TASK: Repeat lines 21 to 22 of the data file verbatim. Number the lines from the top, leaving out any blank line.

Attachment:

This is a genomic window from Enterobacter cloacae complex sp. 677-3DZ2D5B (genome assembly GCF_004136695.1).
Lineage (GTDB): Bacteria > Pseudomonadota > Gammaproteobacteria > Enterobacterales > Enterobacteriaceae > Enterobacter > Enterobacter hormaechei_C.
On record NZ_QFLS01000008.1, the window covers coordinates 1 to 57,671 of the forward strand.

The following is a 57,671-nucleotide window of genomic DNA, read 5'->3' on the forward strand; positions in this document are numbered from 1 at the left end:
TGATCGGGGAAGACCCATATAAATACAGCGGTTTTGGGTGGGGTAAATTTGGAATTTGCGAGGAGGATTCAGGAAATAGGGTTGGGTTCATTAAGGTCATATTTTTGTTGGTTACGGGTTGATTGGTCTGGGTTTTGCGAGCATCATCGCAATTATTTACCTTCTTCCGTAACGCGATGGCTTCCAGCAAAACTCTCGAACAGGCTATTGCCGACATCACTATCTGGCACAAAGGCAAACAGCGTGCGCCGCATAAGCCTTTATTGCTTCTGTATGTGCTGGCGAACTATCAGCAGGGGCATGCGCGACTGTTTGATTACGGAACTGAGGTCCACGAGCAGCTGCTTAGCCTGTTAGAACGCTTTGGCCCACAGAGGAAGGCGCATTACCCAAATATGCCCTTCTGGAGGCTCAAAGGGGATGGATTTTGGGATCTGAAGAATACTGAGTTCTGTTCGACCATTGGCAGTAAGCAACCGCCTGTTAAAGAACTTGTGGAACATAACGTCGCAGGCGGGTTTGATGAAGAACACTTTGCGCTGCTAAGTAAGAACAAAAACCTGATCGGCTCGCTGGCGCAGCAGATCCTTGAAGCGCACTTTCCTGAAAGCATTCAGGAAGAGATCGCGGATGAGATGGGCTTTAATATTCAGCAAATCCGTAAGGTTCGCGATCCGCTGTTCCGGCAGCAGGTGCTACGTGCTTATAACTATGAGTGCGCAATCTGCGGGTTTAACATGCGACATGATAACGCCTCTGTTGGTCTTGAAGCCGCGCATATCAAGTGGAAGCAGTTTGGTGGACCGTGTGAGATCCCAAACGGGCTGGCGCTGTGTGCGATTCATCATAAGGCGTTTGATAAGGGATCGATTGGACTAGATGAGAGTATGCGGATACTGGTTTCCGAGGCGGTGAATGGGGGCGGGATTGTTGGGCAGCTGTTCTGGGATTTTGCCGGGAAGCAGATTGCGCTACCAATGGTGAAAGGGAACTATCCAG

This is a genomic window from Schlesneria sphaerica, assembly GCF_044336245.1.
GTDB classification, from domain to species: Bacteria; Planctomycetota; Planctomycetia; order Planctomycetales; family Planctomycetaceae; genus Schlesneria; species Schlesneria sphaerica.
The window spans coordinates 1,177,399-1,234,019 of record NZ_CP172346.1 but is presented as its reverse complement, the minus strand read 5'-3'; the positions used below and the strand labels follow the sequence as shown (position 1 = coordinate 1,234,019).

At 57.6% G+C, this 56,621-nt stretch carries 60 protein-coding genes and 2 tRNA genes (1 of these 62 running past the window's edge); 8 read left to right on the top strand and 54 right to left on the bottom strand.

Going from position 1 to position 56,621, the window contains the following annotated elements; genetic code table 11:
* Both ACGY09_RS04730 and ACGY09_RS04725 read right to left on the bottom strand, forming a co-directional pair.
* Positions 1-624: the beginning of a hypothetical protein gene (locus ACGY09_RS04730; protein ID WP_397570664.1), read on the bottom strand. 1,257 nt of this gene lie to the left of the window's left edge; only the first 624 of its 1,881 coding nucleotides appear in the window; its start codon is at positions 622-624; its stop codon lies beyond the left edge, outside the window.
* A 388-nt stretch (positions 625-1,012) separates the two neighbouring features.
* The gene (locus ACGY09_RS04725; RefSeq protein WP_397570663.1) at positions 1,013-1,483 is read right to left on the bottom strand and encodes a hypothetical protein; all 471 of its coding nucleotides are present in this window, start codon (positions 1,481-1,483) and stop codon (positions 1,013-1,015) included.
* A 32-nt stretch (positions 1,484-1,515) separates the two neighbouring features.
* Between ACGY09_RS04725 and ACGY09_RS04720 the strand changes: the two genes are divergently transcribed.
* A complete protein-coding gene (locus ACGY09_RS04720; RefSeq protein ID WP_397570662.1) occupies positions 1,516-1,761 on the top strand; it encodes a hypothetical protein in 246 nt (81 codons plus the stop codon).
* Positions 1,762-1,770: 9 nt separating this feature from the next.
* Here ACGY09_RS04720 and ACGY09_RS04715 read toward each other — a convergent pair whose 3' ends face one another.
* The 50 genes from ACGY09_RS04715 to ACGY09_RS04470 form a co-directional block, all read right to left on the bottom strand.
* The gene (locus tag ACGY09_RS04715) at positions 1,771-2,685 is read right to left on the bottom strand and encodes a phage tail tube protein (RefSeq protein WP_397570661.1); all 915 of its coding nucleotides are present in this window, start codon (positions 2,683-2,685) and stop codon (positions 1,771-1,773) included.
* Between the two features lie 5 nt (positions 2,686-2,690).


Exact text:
* The gene (locus tag ACGY09_RS04715) at positions 1,771-2,685 is read right to left on the bottom strand and encodes a phage tail tube protein (RefSeq protein WP_397570661.1); all 915 of its coding nucleotides are present in this window, start codon (positions 2,683-2,685) and stop codon (positions 1,771-1,773) included.
* Between the two features lie 5 nt (positions 2,686-2,690).